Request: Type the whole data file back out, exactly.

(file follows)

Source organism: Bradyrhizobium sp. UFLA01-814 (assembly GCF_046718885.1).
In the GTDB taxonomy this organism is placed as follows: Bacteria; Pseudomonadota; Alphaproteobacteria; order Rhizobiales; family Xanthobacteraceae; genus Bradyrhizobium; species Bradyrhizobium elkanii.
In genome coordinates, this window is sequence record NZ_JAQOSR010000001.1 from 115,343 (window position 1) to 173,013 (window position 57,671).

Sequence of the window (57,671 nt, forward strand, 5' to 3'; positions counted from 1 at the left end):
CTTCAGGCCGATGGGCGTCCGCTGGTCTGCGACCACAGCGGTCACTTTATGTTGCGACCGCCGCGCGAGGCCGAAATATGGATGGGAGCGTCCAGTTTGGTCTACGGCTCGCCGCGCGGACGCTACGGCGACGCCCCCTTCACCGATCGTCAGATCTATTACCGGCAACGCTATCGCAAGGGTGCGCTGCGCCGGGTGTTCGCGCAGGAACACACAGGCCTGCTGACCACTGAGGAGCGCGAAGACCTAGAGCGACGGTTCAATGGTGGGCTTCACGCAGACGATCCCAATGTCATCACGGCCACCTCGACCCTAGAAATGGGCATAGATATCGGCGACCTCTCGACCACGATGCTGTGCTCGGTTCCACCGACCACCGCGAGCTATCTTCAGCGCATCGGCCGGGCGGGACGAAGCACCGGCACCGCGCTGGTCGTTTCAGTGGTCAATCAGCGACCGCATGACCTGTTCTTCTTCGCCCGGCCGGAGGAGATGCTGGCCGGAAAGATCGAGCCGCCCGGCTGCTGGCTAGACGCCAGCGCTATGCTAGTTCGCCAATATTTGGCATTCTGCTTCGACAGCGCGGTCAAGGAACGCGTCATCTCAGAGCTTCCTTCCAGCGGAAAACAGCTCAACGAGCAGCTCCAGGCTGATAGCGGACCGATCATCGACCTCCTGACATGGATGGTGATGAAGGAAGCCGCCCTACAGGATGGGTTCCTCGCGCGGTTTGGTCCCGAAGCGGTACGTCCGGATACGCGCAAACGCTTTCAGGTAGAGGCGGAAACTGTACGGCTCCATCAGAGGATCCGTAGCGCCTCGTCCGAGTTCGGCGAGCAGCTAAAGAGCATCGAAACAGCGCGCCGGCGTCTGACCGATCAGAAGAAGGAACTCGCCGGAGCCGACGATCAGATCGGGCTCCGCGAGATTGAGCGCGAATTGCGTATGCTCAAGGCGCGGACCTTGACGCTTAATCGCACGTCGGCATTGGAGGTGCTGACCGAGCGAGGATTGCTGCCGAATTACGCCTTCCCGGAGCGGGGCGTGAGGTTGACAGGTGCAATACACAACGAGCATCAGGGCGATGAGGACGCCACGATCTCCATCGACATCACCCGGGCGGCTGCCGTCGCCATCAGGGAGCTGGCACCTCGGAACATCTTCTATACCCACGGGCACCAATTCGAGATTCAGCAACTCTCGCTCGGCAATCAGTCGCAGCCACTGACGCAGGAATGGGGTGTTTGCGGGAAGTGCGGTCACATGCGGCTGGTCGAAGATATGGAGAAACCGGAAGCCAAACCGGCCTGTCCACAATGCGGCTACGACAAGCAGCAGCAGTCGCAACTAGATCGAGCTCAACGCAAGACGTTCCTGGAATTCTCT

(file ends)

Source organism: Bradyrhizobium sp. UFLA01-814 (assembly GCF_046718885.1).
In the GTDB taxonomy this organism is placed as follows: Bacteria; Pseudomonadota; Alphaproteobacteria; order Rhizobiales; family Xanthobacteraceae; genus Bradyrhizobium; species Bradyrhizobium elkanii.
In genome coordinates, this window is sequence record NZ_JAQOSR010000001.1 from 115,343 (window position 1) to 173,013 (window position 57,671).

Sequence of the window (57,671 nt, forward strand, 5' to 3'; positions counted from 1 at the left end):
CTTCAGGCCGATGGGCGTCCGCTGGTCTGCGACCACAGCGGTCACTTTATGTTGCGACCGCCGCGCGAGGCCGAAATATGGATGGGAGCGTCCAGTTTGGTCTACGGCTCGCCGCGCGGACGCTACGGCGACGCCCCCTTCACCGATCGTCAGATCTATTACCGGCAACGCTATCGCAAGGGTGCGCTGCGCCGGGTGTTCGCGCAGGAACACACAGGCCTGCTGACCACTGAGGAGCGCGAAGACCTAGAGCGACGGTTCAATGGTGGGCTTCACGCAGACGATCCCAATGTCATCACGGCCACCTCGACCCTAGAAATGGGCATAGATATCGGCGACCTCTCGACCACGATGCTGTGCTCGGTTCCACCGACCACCGCGAGCTATCTTCAGCGCATCGGCCGGGCGGGACGAAGCACCGGCACCGCGCTGGTCGTTTCAGTGGTCAATCAGCGACCGCATGACCTGTTCTTCTTCGCCCGGCCGGAGGAGATGCTGGCCGGAAAGATCGAGCCGCCCGGCTGCTGGCTAGACGCCAGCGCTATGCTAGTTCGCCAATATTTGGCATTCTGCTTCGACAGCGCGGTCAAGGAACGCGTCATCTCAGAGCTTCCTTCCAGCGGAAAACAGCTCAACGAGCAGCTCCAGGCTGATAGCGGACCGATCATCGACCTCCTGACATGGATGGTGATGAAGGAAGCCGCCCTACAGGATGGGTTCCTCGCGCGGTTTGGTCCCGAAGCGGTACGTCCGGATACGCGCAAACGCTTTCAGGTAGAGGCGGAAACTGTACGGCTCCATCAGAGGATCCGTAGCGCCTCGTCCGAGTTCGGCGAGCAGCTAAAGAGCATCGAAACAGCGCGCCGGCGTCTGACCGATCAGAAGAAGGAACTCGCCGGAGCCGACGATCAGATCGGGCTCCGCGAGATTGAGCGCGAATTGCGTATGCTCAAGGCGCGGACCTTGACGCTTAATCGCACGTCGGCATTGGAGGTGCTGACCGAGCGAGGATTGCTGCCGAATTACGCCTTCCCGGAGCGGGGCGTGAGGTTGACAGGTGCAATACACAACGAGCATCAGGGCGATGAGGACGCCACGATCTCCATCGACATCACCCGGGCGGCTGCCGTCGCCATCAGGGAGCTGGCACCTCGGAACATCTTCTATACCCACGGGCACCAATTCGAGATTCAGCAACTCTCGCTCGGCAATCAGTCGCAGCCACTGACGCAGGAATGGGGTGTTTGCGGGAAGTGCGGTCACATGCGGCTGGTCGAAGATATGGAGAAACCGGAAGCCAAACCGGCCTGTCCACAATGCGGCTACGACAAGCAGCAGCAGTCGCAACTAGATCGAGCTCAACGCAAGACGTTCCTGGAATTCTCT